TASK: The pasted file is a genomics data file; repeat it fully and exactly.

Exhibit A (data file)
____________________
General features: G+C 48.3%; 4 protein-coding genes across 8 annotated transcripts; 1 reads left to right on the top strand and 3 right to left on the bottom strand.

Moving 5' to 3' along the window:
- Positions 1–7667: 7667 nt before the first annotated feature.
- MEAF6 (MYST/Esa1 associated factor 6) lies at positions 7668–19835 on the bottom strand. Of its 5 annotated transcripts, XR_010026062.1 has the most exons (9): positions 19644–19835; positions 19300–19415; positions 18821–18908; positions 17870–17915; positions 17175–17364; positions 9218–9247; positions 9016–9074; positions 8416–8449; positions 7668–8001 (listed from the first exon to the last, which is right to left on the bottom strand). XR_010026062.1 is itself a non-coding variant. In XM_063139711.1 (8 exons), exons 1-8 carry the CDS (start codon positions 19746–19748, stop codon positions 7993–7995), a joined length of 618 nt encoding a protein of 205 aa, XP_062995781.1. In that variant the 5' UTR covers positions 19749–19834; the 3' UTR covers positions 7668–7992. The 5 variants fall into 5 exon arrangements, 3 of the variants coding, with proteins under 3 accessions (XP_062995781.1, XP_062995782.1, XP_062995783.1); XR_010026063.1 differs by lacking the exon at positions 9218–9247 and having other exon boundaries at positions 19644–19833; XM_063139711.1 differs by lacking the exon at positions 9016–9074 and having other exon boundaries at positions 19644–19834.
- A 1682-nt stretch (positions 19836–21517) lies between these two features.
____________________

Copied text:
General features: G+C 48.3%; 4 protein-coding genes across 8 annotated transcripts; 1 reads left to right on the top strand and 3 right to left on the bottom strand.

Moving 5' to 3' along the window:
- Positions 1–7667: 7667 nt before the first annotated feature.
- MEAF6 (MYST/Esa1 associated factor 6) lies at positions 7668–19835 on the bottom strand. Of its 5 annotated transcripts, XR_010026062.1 has the most exons (9): positions 19644–19835; positions 19300–19415; positions 18821–18908; positions 17870–17915; positions 17175–17364; positions 9218–9247; positions 9016–9074; positions 8416–8449; positions 7668–8001 (listed from the first exon to the last, which is right to left on the bottom strand). XR_010026062.1 is itself a non-coding variant. In XM_063139711.1 (8 exons), exons 1-8 carry the CDS (start codon positions 19746–19748, stop codon positions 7993–7995), a joined length of 618 nt encoding a protein of 205 aa, XP_062995781.1. In that variant the 5' UTR covers positions 19749–19834; the 3' UTR covers positions 7668–7992. The 5 variants fall into 5 exon arrangements, 3 of the variants coding, with proteins under 3 accessions (XP_062995781.1, XP_062995782.1, XP_062995783.1); XR_010026063.1 differs by lacking the exon at positions 9218–9247 and having other exon boundaries at positions 19644–19833; XM_063139711.1 differs by lacking the exon at positions 9016–9074 and having other exon boundaries at positions 19644–19834.
- A 1682-nt stretch (positions 19836–21517) lies between these two features.